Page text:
Graham: Trump 'probably' shouldn't call use of FBI informant 'spygate'

Graham: Trump 'probably' shouldn't call use of FBI informant 'spygate'
© Greg Nash

Sen. Lindsey GrahamLindsey Olin GrahamSunday shows preview: Trump sells U.N. reorganizing and Kavanaugh allegations dominate Kim, Moon toss ball to Trump in ‘last, best chance’ for Korean peace GOP senator: Kavanaugh accuser 'moving the goalposts' MORE (R-S.C.) said on Friday that President TrumpDonald John TrumpSunday shows preview: Trump sells U.N. reorganizing and Kavanaugh allegations dominate Ex-Trump staffer out at CNN amid “false and defamatory accusations” Democrats opposed to Pelosi lack challenger to topple her MORE "probably" shouldn't use the term "spygate" to refer to the FBI's use of a top-secret informant in the early months of the counterintelligence probe into Russia's role in the 2016 election.

In an interview with conservative radio host Hugh Hewitt, Graham said that he doesn't think that the informant, identified in media reports as American academic Stefan Halper, is a spy. 

Asked by Hewitt if Trump should be referring to the matter as "spygate," Graham demurred. 

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"I don’t know. Probably not, but I don’t know," he said. "I didn’t go to the meeting. I don’t think it’s — I don’t think he’s a spy. And I don’t know who this person was."

Graham's comments came a day after select lawmakers met with top Justice Department officials to discuss the FBI's use of the informant. The South Carolina Republican did not attend either of the two meetings.

Trump and his allies have suggested in recent days that the FBI used the informant to spy on his presidential campaign for political purposes, and have sought to expose the role of the source.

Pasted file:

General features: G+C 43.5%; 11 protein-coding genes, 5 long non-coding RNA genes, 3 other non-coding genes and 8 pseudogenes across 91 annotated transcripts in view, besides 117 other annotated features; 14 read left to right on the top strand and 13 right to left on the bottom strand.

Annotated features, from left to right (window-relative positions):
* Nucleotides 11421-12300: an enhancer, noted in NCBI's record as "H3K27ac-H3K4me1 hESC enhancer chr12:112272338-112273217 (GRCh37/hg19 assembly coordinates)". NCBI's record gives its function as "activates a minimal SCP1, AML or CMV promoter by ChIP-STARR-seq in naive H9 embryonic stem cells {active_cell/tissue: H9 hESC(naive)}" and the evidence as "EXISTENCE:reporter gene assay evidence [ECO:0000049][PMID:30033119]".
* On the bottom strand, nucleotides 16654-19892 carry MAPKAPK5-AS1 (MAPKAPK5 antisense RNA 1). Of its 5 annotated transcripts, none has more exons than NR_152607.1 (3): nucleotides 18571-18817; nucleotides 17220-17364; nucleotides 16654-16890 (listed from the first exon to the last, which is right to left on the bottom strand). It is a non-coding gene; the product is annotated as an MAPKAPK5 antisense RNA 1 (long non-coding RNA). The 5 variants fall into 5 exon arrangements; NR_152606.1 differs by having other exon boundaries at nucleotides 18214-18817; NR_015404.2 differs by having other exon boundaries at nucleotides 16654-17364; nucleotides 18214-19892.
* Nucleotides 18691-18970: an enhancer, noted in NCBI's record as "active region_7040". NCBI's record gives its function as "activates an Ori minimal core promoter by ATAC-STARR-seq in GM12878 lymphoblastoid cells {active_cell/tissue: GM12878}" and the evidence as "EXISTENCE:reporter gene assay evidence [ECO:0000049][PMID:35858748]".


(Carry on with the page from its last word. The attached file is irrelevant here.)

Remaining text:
The informant reportedly met with at least three Trump campaign advisers — George PapadopoulosGeorge Demetrios PapadopoulosFlynn sentencing move spurs questions about duration of Mueller probe Time for sunshine on Trump-Russia investigation Trump to declassify controversial text messages, documents related to Russia probe MORE, Sam Clovis and Carter Page — in 2016, but no evidence has emerged that the FBI spied on the campaign. 

Former intelligence officials, including former Director of National Intelligence James ClapperJames Robert ClapperFBI memos detail ‘partisan axes,’ secret conflicts behind the Russia election meddling assessment Foreign hackers a legitimate concern for ballot machines, says cybersecurity expert Dem strategist: 'Genuine concern' Russia will escalate interference efforts in 2018 MORE, have said that the Obama administration was merely trying to assess what actions Russia was taking in the 2016 election. 

In a tweet on Friday morning, Trump claimed that the informant was used long before the FBI ever launched its investigation into Russian meddling in the 2016 election, which he called a "witch hunt."